Published online 4 March 2011 | Nature | doi:10.1038/news.2011.137


China announces energy-saving plans

Environment must not be sacrificed to unsustainable development, says nation's premier.

China burnt more than 3 billion tonnes of coal in 2010, up 5.9% on the previous year.R. Pyle/Corbis

China aims to reduce its energy intensity — or energy consumption per unit of economic output — by 16-17% by the end of 2015, said Premier Wen Jiabao on Sunday during an online conversation with the country's citizens.

To meet that target, and to shift the focus of economic development from quantity to quality, Wen said that the budget plan for the next five years has lowered the economic growth target to around 7% a year. China must stop sacrificing the environment to wasteful energy use and unsustainable development, said Wen.

The decision reflects concern that China's rapid development threatens efforts to reduce energy intensity, and therefore carbon emissions. Last week, China Daily quoted director of the State Low-Carbon Energy Laboratory He Jiankun's observation that on its current trajectory, China will emit 10 billion tonnes of carbon dioxide in 2015, the same as the United States and European Union combined.

According to the official progress report on the previous five-year budget plan, released on 28 February by China's National Bureau of Statistics, the country has reduced its energy intensity by 19.1% from 2005 levels, close to the 20% target set five years ago.

Total energy consumption, however, continues to rise. In 2010, China burned 3.25 billion tonnes of coal, 5.9% more than the previous year, according to the bureau. Consumption of natural gas, electricity, crude oil and coal rose by 18.2%, 13.1%, 12.9% and 5.9%, respectively, it says.

Targeting inefficiency

Many think that China has improved its energy intensity by closing inefficient factories and power plants while maintaining breakneck economic growth.

But the success is also due to government measures, says Qi Ye, an environment-policy researcher at Tsinghua University and director of the Beijing office of the international think tank Climate Policy Initiative. "The central government took it really seriously and put intense pressure on local officials," he says.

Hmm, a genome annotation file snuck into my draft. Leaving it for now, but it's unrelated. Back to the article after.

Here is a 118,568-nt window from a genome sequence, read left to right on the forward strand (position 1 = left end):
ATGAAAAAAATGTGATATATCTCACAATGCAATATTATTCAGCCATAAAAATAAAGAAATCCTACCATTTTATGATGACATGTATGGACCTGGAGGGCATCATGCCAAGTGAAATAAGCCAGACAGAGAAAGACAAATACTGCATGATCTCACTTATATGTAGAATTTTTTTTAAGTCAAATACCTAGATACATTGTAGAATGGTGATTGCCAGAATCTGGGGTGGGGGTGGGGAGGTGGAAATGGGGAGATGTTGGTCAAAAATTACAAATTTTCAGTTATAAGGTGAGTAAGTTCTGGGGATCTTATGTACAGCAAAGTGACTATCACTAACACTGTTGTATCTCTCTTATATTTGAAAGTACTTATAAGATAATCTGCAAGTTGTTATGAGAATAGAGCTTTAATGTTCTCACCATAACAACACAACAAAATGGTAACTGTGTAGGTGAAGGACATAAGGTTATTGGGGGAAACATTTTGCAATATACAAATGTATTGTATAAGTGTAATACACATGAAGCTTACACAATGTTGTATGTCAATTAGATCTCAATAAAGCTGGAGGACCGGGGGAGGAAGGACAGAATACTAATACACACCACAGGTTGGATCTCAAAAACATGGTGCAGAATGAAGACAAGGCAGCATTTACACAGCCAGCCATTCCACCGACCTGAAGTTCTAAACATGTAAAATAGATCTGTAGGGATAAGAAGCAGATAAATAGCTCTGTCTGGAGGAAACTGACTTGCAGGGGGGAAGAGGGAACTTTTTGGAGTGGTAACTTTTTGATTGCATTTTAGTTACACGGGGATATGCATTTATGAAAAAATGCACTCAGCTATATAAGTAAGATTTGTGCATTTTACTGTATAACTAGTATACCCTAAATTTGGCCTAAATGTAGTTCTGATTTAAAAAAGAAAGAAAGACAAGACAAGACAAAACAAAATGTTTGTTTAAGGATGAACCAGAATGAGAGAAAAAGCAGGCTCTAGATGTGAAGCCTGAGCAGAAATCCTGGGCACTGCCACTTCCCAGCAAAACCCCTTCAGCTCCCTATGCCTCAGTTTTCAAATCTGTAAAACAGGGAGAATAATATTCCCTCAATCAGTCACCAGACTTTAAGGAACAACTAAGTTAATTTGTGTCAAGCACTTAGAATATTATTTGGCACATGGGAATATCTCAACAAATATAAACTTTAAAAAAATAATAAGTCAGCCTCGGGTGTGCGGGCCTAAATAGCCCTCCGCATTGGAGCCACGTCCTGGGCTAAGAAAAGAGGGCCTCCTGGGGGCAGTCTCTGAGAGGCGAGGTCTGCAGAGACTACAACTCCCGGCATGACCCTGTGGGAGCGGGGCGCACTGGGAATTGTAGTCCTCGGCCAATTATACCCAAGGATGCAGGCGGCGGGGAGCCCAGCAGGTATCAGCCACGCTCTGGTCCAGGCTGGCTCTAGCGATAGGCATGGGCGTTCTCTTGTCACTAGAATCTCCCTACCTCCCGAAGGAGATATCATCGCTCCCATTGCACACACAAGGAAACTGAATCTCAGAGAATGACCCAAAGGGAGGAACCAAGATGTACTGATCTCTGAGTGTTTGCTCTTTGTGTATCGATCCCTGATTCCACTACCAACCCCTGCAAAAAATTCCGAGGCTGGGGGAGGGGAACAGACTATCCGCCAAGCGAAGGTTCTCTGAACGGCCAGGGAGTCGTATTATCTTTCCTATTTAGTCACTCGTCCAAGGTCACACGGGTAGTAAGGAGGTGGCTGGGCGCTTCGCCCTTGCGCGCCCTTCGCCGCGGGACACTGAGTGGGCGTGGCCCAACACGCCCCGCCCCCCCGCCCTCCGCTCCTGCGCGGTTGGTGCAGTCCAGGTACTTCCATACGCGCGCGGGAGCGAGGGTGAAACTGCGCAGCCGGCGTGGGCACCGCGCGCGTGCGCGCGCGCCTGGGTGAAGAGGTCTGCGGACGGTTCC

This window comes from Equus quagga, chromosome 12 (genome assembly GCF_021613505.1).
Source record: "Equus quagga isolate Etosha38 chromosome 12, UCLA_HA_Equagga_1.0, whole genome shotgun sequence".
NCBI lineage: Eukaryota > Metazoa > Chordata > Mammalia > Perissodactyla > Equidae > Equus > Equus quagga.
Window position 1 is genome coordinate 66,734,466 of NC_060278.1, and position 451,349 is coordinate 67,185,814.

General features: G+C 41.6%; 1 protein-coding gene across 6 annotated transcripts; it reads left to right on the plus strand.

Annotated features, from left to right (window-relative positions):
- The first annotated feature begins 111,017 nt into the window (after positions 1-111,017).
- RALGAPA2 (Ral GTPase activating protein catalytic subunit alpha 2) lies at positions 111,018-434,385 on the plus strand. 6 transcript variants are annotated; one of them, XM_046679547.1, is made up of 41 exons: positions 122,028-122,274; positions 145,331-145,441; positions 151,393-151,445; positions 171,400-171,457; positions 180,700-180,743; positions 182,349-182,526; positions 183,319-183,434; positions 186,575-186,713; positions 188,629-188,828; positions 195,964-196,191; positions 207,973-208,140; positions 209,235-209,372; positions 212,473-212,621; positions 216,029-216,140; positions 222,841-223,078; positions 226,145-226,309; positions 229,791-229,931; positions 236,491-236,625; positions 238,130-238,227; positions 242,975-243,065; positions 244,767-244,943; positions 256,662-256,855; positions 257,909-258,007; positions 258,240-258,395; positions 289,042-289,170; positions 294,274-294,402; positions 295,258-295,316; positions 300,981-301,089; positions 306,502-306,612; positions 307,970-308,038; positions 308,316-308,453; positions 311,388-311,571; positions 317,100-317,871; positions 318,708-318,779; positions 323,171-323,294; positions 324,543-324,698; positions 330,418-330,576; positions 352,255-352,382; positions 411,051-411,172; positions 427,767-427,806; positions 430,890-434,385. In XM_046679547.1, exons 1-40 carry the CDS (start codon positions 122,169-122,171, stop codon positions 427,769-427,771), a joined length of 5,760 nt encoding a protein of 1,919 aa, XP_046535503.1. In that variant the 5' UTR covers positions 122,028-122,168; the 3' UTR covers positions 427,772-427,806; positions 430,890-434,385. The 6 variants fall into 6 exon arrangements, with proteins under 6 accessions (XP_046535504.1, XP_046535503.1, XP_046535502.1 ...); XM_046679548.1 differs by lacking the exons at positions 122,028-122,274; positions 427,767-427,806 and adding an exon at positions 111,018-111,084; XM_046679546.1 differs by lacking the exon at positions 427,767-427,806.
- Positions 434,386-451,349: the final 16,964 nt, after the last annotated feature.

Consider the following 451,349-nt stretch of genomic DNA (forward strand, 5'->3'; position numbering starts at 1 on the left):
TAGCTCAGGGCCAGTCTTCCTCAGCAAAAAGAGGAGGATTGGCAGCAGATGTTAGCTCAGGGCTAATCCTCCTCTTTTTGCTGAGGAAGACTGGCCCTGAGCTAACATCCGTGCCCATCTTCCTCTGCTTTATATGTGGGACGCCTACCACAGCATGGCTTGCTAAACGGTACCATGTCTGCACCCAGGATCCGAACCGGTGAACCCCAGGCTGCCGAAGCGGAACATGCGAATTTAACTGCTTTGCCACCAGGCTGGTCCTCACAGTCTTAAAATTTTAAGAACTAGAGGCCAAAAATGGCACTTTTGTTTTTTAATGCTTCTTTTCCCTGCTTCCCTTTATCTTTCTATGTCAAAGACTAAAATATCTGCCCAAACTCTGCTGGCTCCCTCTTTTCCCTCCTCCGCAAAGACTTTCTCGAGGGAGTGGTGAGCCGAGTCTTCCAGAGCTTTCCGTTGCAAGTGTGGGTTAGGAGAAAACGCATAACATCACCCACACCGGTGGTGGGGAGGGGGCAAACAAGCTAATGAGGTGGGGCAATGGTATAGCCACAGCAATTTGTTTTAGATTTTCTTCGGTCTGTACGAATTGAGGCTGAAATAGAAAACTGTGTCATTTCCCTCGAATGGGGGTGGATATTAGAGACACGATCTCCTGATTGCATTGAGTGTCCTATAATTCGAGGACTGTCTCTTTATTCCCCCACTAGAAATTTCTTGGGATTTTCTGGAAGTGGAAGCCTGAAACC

During that period, China invested heavily in energy conservation and environmental protection. The central government set up committees to oversee issues relating to energy conservation and climate change. It also oversaw energy policy in local governments and in energy-intensive industries.

Fear of missing their targets led several provinces to severely ration power in the latter half of 2010. Most of the restrictions fell on industry, but some hit residential electricity. Some factories had to buy diesel generators to remain in operation, triggering a national diesel shortage.

"Power restriction may have helped the local officials to meet their energy-intensity target, but won't serve the purpose of boosting energy efficiency in the long run," says Qi.

On the right track

The new target is challenging but about right, says Knut Alfsen, head of research at the Centre for International Climate and Environmental Research in Oslo. It is within the 15-17% target recommended in a 2009 report by the China Council for International Cooperation on Environment and Development (CCICED), a joint Chinese and international advisory board to the state government.

The recommended target was based on studies of energy security, industrial change, environmental protection and climate change, says Alfsen, an author of the report.

The Chinese government has commissioned CCICED to scrutinize the country's industries sector by sector, to find ways to further improve energy efficiency.

Whether China will be able to meet its target will largely depend on whether it can move away from central planning to relying more on market mechanisms, Alfsen says.


"Energy prices [in China] are generally too low and uneven," says Alfsen. Removing energy subsidies to industry "could reduce energy intensity significantly", he says.

Qi agrees that top-down enforcement may not be enough to improve efficiency and promote renewable energy. "Introducing effective market mechanisms, thereby increasing the incentives for low-carbon economy, is the key," he says.

China's energy budget and policy for the next five years are now being deliberated by the country's annual party congress and political consultation congress, and are expected to be announced in the next week or so. 


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  • #61783

    I think they are getting totally ripped off. For 1.5 trillion they could buy wars in both Iraq and Afghanistan

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